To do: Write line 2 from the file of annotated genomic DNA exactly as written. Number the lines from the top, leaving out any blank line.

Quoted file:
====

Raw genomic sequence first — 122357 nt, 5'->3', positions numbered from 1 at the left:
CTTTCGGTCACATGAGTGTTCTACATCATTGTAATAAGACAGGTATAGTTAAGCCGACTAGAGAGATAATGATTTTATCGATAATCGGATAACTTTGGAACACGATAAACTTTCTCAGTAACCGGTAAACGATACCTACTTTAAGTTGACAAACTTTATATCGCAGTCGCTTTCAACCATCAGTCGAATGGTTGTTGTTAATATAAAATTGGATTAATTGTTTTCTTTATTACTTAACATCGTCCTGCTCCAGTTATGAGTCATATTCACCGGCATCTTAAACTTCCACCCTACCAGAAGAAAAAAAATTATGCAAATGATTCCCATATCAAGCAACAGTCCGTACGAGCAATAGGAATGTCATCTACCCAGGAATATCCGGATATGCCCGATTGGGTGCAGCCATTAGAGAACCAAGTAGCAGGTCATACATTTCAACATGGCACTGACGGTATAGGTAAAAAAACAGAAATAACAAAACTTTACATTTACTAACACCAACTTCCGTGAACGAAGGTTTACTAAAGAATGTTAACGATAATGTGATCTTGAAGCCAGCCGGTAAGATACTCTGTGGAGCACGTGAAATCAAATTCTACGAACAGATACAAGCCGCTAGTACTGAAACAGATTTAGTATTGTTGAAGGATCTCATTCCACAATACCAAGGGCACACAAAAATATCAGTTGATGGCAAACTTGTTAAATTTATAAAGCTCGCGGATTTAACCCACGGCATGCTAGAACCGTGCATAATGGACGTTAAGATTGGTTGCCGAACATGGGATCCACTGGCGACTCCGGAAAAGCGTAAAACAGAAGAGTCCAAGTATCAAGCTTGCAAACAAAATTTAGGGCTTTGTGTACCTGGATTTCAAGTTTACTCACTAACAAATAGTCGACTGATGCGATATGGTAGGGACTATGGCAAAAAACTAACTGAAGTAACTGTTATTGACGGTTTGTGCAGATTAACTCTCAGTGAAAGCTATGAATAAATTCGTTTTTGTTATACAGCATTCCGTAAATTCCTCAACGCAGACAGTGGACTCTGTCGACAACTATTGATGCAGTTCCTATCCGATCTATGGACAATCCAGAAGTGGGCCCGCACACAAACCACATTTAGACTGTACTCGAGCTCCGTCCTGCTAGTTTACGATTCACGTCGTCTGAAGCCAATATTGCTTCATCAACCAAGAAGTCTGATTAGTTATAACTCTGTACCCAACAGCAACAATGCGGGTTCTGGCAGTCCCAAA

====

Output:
CTTTCGGTCACATGAGTGTTCTACATCATTGTAATAAGACAGGTATAGTTAAGCCGACTAGAGAGATAATGATTTTATCGATAATCGGATAACTTTGGAACACGATAAACTTTCTCAGTAACCGGTAAACGATACCTACTTTAAGTTGACAAACTTTATATCGCAGTCGCTTTCAACCATCAGTCGAATGGTTGTTGTTAATATAAAATTGGATTAATTGTTTTCTTTATTACTTAACATCGTCCTGCTCCAGTTATGAGTCATATTCACCGGCATCTTAAACTTCCACCCTACCAGAAGAAAAAAAATTATGCAAATGATTCCCATATCAAGCAACAGTCCGTACGAGCAATAGGAATGTCATCTACCCAGGAATATCCGGATATGCCCGATTGGGTGCAGCCATTAGAGAACCAAGTAGCAGGTCATACATTTCAACATGGCACTGACGGTATAGGTAAAAAAACAGAAATAACAAAACTTTACATTTACTAACACCAACTTCCGTGAACGAAGGTTTACTAAAGAATGTTAACGATAATGTGATCTTGAAGCCAGCCGGTAAGATACTCTGTGGAGCACGTGAAATCAAATTCTACGAACAGATACAAGCCGCTAGTACTGAAACAGATTTAGTATTGTTGAAGGATCTCATTCCACAATACCAAGGGCACACAAAAATATCAGTTGATGGCAAACTTGTTAAATTTATAAAGCTCGCGGATTTAACCCACGGCATGCTAGAACCGTGCATAATGGACGTTAAGATTGGTTGCCGAACATGGGATCCACTGGCGACTCCGGAAAAGCGTAAAACAGAAGAGTCCAAGTATCAAGCTTGCAAACAAAATTTAGGGCTTTGTGTACCTGGATTTCAAGTTTACTCACTAACAAATAGTCGACTGATGCGATATGGTAGGGACTATGGCAAAAAACTAACTGAAGTAACTGTTATTGACGGTTTGTGCAGATTAACTCTCAGTGAAAGCTATGAATAAATTCGTTTTTGTTATACAGCATTCCGTAAATTCCTCAACGCAGACAGTGGACTCTGTCGACAACTATTGATGCAGTTCCTATCCGATCTATGGACAATCCAGAAGTGGGCCCGCACACAAACCACATTTAGACTGTACTCGAGCTCCGTCCTGCTAGTTTACGATTCACGTCGTCTGAAGCCAATATTGCTTCATCAACCAAGAAGTCTGATTAGTTATAACTCTGTACCCAACAGCAACAATGCGGGTTCTGGCAGTCCCAAA